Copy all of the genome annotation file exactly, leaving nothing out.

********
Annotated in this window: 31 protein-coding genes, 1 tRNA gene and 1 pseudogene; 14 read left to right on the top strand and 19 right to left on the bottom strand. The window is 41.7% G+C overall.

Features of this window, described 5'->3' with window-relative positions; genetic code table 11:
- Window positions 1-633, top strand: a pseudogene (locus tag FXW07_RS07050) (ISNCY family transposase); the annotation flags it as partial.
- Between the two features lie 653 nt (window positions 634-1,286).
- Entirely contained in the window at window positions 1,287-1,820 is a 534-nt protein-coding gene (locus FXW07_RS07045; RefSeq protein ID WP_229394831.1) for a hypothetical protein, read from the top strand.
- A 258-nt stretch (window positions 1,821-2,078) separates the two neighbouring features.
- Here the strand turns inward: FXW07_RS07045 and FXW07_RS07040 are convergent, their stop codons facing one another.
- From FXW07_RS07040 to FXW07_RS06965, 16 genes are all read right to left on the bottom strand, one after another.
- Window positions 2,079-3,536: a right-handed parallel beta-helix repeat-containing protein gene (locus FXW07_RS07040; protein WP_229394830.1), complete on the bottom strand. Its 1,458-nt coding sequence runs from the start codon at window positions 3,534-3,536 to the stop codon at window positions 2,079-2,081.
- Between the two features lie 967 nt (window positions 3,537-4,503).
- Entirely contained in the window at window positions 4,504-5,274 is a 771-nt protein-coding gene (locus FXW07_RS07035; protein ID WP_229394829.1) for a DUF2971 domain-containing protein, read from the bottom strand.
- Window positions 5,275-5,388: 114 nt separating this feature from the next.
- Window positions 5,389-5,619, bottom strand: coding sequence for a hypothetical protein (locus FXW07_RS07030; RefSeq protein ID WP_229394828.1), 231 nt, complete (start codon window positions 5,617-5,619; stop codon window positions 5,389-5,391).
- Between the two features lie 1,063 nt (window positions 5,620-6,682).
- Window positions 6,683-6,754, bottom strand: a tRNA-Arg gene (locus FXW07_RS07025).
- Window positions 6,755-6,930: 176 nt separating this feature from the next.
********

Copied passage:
Annotated in this window: 31 protein-coding genes, 1 tRNA gene and 1 pseudogene; 14 read left to right on the top strand and 19 right to left on the bottom strand. The window is 41.7% G+C overall.

Features of this window, described 5'->3' with window-relative positions; genetic code table 11:
- Window positions 1-633, top strand: a pseudogene (locus tag FXW07_RS07050) (ISNCY family transposase); the annotation flags it as partial.
- Between the two features lie 653 nt (window positions 634-1,286).
- Entirely contained in the window at window positions 1,287-1,820 is a 534-nt protein-coding gene (locus FXW07_RS07045; RefSeq protein ID WP_229394831.1) for a hypothetical protein, read from the top strand.
- A 258-nt stretch (window positions 1,821-2,078) separates the two neighbouring features.
- Here the strand turns inward: FXW07_RS07045 and FXW07_RS07040 are convergent, their stop codons facing one another.
- From FXW07_RS07040 to FXW07_RS06965, 16 genes are all read right to left on the bottom strand, one after another.
- Window positions 2,079-3,536: a right-handed parallel beta-helix repeat-containing protein gene (locus FXW07_RS07040; protein WP_229394830.1), complete on the bottom strand. Its 1,458-nt coding sequence runs from the start codon at window positions 3,534-3,536 to the stop codon at window positions 2,079-2,081.
- Between the two features lie 967 nt (window positions 3,537-4,503).
- Entirely contained in the window at window positions 4,504-5,274 is a 771-nt protein-coding gene (locus FXW07_RS07035; protein ID WP_229394829.1) for a DUF2971 domain-containing protein, read from the bottom strand.
- Window positions 5,275-5,388: 114 nt separating this feature from the next.
- Window positions 5,389-5,619, bottom strand: coding sequence for a hypothetical protein (locus FXW07_RS07030; RefSeq protein ID WP_229394828.1), 231 nt, complete (start codon window positions 5,617-5,619; stop codon window positions 5,389-5,391).
- Between the two features lie 1,063 nt (window positions 5,620-6,682).
- Window positions 6,683-6,754, bottom strand: a tRNA-Arg gene (locus FXW07_RS07025).
- Window positions 6,755-6,930: 176 nt separating this feature from the next.